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Microsoft has cut the price of Windows 8.1 by nearly three-fourths to device makers who produce lower-cost laptops and tablets.
 
Ashkan Soltani

A critical iOS vulnerability that Apple patched on Friday gives attackers an easy way to surreptitiously circumvent the most widely used technology for preventing eavesdropping on the Internet. That made the security bug about as dire as one can be. Now, there's strong evidence that the same flaw also exposes sensitive e-mail and Web communications on fully patched versions of OS X, with no indication that there is a patch currently available for the millions of people who use the Mac operating system.

At this early stage, the vulnerability has been confirmed in iOS versions 6.1.5, 7.0.4, and 7.0.5, and OS X 10.9.0 and 10.9.1, meaning it has silently exposed the sensitive communications of millions of people for weeks or months. Security researchers haven't ruled out the possibility that earlier versions are also affected. Readers should immediately update their iPhones and iPads to versions 7.0.6 or 6.1.6, preferably using a non-public network. For the time being, people using Macs should avoid using public networks, a step that can thwart many criminal eavesdroppers but will do little to prevent surveillance by the National Security Agency and other state-sponsored spies. Because the Google Chrome and Mozilla Firefox browsers appear to be unaffected by the flaw, people should also consider using those browsers when possible, although they shouldn't be considered a panacea.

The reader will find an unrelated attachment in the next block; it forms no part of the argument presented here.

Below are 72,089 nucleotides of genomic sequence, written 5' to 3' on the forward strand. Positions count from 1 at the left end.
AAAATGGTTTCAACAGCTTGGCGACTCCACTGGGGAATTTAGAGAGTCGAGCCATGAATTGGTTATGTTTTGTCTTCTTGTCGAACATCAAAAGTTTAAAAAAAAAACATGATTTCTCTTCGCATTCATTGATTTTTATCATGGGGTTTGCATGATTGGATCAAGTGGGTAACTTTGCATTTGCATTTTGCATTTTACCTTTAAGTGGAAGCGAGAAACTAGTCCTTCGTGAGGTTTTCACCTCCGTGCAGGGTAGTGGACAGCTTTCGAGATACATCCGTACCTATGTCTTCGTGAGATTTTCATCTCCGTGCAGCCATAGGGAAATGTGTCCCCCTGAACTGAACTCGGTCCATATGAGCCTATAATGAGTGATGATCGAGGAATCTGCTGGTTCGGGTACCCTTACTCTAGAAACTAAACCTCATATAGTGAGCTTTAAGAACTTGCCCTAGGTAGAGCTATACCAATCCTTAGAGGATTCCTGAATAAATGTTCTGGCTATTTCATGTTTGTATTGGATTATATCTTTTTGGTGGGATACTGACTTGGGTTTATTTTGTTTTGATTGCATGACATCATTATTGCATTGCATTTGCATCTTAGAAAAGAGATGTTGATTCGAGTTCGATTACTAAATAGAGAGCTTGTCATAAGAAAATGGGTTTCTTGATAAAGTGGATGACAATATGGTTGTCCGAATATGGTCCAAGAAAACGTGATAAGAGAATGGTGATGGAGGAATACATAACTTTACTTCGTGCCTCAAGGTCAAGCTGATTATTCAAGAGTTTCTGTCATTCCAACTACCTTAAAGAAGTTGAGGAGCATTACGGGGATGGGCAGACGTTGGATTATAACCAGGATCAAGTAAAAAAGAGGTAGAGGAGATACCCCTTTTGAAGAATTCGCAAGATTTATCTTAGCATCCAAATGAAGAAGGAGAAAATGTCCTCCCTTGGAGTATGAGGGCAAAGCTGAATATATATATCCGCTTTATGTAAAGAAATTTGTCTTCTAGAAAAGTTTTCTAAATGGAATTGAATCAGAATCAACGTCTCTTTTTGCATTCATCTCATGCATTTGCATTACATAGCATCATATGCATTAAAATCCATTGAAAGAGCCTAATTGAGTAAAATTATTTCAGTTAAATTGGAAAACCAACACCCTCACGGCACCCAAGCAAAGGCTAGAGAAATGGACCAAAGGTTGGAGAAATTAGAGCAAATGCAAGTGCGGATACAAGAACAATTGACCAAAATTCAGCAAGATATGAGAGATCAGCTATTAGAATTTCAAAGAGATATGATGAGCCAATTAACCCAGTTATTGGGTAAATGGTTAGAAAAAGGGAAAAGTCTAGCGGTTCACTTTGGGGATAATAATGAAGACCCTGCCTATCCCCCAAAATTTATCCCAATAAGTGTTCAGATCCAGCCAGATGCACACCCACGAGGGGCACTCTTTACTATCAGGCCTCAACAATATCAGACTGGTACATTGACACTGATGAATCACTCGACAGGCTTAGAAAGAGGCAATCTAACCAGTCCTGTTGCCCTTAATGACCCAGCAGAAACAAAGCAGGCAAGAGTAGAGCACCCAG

The flaw, according to researchers, causes most iOS and Mac applications to skip a crucial verification check that's supposed to happen when many transport layer security (TLS) and secure sockets layer (SSL) connections are being negotiated. Specifically, affected apps fail to check that the ephemeral public key presented by servers offering Diffie Hellman-supported encryption is actually signed by the site's private key. Attackers with the ability to monitor the connection between the end-user and the server can exploit this failure to completely decrypt and manipulate the traffic by presenting the app with a counterfeit key.

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